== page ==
Labor Shortage: Is Immigration the Solution?

Labor shortage: Is immigration the solution? Analysis of the CPQ

In the context of increasing labor shortages in Quebec, the Quebec Employers’ Council (CPQ) recently published a White Paper. The latter presents this issue in detail and proposes solutions.

The Context

First caused by the aging of the population, the health crisis that began in 2020 strongly influenced the job market in Quebec. Immigration to Canada has also suffered from the pandemic, significantly reducing the number of expatriations.

The closure of many companies has caused a redirection of workers to other sectors of activity. This causes today a high number of vacancies, in many sectors, in Quebec and in the country in general.

Although measures have been announced and put in place by the government, in particular a 4.1% increase in jobs between 2020 and 2021, the CPQ believes that this remains insufficient and uneven. The CPQ notes in particular that these jobs concern certain categories more, such as small businesses or individuals with university degrees.

The CPQ then became interested in this economic issue, which has affected Quebec for more than two years. The white paper on immigration then presents this problem and the solutions it proposes to remedy it.

The Solutions Proposed by the CPQ

Based on its analysis of the situation, the CPQ has established 18 areas for improvement. Appearing as one of the main solutions to this problem, these tracks are all turned around immigration, and the integration of newcomers.

In a desire to facilitate and promote the integration of immigrants in Canada, the CPQ offers solutions focused on permanent immigration, temporary workers, foreign students, and knowledge of French.

Permanent Immigration

With more than 108,000 permanent residents already admitted to Canada in the first months of 2022, the country intends to welcome a total of 431,000 new residents during the year. With regard to permanent immigration, the CPQ proposes to:

  • Facilitate the acquisition of Permanent Residence for Category C and D jobs through bridges in the Quebec Experience Program
  • Flexibility of the Regular Program for Temporary Foreign Workers
  • Make the recognition of skills and achievements more accessible for international workers;
  • Put certain programs intended for investors back into force
  • To increase the quotas of immigrant people during the multiannual Planning of immigration from the years 2023 to 2025. The proposed goal is to reach 80,000, or even 100,000 immigrants during this period.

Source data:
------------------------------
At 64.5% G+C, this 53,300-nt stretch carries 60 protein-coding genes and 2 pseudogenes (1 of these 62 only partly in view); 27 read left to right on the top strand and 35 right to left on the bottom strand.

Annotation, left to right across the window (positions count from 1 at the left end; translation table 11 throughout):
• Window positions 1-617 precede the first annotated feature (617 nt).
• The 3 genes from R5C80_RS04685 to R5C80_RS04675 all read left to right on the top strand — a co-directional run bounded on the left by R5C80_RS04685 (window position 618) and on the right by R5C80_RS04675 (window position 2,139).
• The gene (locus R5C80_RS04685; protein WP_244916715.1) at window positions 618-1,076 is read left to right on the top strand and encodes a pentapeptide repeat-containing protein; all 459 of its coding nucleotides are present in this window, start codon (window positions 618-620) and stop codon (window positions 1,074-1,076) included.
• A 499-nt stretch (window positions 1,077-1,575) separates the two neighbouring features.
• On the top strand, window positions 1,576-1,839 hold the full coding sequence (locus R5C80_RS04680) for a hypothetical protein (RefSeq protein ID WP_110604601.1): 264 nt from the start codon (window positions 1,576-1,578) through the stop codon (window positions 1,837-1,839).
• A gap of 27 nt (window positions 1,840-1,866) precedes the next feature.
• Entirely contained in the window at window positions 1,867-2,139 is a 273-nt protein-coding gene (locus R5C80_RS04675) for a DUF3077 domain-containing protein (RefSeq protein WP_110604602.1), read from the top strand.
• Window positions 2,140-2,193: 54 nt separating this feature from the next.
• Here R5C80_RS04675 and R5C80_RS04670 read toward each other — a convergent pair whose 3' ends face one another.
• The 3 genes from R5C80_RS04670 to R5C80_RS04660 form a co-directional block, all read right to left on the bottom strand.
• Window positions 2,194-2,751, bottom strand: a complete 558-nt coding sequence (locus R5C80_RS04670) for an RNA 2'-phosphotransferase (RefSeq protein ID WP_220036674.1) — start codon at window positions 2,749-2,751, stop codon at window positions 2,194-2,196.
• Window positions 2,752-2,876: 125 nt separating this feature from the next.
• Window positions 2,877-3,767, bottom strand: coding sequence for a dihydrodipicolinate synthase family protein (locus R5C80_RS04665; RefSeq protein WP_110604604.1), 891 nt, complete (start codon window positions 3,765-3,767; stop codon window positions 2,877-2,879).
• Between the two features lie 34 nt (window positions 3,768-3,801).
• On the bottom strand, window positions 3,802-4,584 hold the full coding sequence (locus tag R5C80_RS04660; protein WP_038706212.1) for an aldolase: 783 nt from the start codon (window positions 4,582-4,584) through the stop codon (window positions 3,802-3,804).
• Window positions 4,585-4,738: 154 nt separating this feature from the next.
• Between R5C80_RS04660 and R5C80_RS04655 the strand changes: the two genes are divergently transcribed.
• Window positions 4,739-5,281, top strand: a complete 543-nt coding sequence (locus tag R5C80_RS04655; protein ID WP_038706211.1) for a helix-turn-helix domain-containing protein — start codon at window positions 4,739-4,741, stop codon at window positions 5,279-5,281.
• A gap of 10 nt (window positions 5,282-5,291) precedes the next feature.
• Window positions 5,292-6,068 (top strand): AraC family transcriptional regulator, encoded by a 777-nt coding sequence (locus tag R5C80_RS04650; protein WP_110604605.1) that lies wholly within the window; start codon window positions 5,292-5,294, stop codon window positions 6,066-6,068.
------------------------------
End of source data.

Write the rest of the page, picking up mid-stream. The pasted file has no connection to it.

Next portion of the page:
Temporary Workers

This category represents an important part of immigration to Canada, which seems all the more necessary today. Here then is what the CPQ proposes:

  • Apply in the long term the temporary measure aimed at increasing the hiring capacity of low-wage foreign workers to 30%, for priority sectors
  • Consider a “multi-employer” work permit for temporary foreign workers in the region
  • Accelerate the development of the “trusted employers” program
  • Make LMIA anonymous
  • Depending on the labor market, integrate professions C and D into the simplified treatment process;
  • Review the organization regarding the processing of ESDC and MIFI LMIA.

International Students

Foreign students also represent an important part of temporary immigration to Quebec. The health crisis has strongly impacted their arrivals, we counted 44,000 within the Province in 2020, compared to 250,000 in 2019.

The CPQ Thus Proposes:

  • To increase the reception capacity of international students and facilitate their integration.
  • To coordinate the requirements at the level of the Government of Canada and the provinces to facilitate the requests.
  • To encourage student and trainee exchanges between partner universities of the international Francophonie.

The Necessary Command of French

Since Quebec is a French-speaking province in Canada, proficiency in French is a significant asset for the integration of individuals. To facilitate their integration, the CPQ suggests:

  • To consider lowering the level 7 French requirement as part of obtaining a CSQ
  • To adjust the relevance of the Francization courses to the field of the individual
  • To prioritize the expatriation of adults who have already mastered French
  • To adjust the French test to the French spoken in Quebec.

Economic immigration appears as a solution to the labor shortage present in Quebec. The CPQ, therefore, proposes these improvements in order to optimize the immigration of workers and students to Quebec.

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